In an era when it's fashionable to point the finger of shame at cardiologists for being greedy and doing too many procedures this new study is of interest. It seems that the intuitive idea that some patients will do better with their plumbing fixed is correct after all.
MASS II is one of many examples of comparative effectiveness research conceived years before policy wonks coined the term. In this study of patients with stable multivessel disease and preserved ventricular function CABG won hands down. There was a strong signal that PCI was better than medical therapy for multiple outcomes but the differences were not quite statistically significant. The patient numbers were somewhat small and the study may not have been adequately powered. Also, it must be kept in mind that the PCI methods were not optimal by today's standards:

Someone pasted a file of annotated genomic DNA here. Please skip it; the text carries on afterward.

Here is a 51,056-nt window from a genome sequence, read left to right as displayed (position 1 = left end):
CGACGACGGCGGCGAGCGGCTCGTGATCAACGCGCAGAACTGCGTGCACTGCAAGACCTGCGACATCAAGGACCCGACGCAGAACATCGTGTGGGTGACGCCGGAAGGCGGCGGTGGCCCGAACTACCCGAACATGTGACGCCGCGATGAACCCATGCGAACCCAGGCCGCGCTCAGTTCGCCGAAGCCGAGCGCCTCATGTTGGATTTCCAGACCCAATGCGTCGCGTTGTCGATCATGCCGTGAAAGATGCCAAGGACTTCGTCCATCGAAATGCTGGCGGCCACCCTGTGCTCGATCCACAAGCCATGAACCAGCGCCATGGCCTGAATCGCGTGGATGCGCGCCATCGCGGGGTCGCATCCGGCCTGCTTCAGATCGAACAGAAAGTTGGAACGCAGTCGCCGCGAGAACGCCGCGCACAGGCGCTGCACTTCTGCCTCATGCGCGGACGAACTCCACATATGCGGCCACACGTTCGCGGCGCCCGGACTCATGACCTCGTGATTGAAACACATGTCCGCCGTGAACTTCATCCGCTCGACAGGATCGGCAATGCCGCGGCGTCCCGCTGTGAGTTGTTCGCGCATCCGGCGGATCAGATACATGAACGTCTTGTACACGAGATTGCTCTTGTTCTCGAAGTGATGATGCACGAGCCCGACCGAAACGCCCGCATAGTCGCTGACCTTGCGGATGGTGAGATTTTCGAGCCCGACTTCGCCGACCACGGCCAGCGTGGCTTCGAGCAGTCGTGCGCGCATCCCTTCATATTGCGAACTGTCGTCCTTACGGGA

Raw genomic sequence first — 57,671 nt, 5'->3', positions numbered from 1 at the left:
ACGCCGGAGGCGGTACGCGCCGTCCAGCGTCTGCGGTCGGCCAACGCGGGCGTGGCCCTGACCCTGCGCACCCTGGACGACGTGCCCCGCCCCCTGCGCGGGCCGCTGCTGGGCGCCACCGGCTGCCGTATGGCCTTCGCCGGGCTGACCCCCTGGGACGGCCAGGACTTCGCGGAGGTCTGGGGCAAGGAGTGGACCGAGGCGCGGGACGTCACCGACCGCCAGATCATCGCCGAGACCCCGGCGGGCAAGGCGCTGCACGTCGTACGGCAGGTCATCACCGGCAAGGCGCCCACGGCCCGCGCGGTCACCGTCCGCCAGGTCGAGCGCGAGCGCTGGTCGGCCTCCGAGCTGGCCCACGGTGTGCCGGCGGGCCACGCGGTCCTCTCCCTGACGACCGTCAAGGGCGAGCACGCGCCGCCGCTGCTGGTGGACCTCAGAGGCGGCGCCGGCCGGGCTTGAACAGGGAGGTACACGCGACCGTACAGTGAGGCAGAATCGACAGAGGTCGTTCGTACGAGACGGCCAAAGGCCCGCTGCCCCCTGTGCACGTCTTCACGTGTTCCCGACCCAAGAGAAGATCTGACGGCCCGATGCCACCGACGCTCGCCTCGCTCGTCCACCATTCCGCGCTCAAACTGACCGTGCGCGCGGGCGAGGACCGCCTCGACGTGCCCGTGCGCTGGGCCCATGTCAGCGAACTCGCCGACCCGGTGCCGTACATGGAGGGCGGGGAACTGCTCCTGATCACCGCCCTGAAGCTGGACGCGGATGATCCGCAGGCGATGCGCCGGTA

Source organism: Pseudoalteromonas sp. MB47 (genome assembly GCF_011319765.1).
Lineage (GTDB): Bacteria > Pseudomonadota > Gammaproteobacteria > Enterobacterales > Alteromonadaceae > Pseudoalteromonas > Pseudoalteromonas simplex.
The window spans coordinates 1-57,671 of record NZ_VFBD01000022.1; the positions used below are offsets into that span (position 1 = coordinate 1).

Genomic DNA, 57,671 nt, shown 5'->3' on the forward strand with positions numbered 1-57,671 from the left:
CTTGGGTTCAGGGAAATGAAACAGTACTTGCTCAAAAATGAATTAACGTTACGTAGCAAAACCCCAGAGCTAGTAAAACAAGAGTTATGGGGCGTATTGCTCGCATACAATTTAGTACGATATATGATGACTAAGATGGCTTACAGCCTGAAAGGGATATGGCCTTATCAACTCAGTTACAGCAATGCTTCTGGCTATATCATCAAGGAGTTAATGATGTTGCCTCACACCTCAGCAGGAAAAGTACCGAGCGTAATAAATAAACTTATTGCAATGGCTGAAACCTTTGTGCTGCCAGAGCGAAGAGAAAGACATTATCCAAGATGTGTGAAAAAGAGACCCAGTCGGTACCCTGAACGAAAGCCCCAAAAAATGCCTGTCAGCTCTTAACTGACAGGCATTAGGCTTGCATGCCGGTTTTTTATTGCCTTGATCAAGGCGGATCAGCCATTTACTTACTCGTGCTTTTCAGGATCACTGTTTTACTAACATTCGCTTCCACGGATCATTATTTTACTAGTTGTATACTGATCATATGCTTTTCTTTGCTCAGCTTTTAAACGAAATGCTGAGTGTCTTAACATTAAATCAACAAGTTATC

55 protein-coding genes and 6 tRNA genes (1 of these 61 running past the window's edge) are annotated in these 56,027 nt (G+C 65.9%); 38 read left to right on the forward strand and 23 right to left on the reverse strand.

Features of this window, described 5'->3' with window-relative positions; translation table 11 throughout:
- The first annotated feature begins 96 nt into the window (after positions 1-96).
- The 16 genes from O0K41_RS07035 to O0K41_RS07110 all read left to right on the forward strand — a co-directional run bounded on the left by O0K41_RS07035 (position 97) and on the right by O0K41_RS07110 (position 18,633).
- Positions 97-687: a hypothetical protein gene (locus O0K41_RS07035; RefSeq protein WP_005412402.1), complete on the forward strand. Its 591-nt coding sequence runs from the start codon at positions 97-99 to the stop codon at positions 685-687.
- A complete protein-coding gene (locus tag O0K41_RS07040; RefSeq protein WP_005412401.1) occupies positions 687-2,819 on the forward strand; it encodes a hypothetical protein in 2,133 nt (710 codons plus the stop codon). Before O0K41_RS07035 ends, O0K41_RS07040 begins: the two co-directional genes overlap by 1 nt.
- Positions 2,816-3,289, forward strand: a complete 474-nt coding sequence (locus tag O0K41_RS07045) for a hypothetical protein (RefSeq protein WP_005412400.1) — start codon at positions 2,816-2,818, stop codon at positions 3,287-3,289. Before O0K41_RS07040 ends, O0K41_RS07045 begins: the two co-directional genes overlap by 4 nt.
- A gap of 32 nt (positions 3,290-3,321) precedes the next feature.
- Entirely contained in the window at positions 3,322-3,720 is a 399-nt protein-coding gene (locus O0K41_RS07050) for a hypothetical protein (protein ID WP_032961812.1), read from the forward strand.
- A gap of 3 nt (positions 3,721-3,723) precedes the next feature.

Devices used for catheter-based therapeutic strategies included stents, lasers, directional atherectomy, and balloon angioplasty. Angioplasty was performed according to a standard protocol.7 Glycoprotein IIb/IIIa agents were not used.
The study differed from COURAGE and BARI 2D in that the patients probably represented more severe disease and the follow up was longer.
Related editorial here.
Via Medicine for Residents.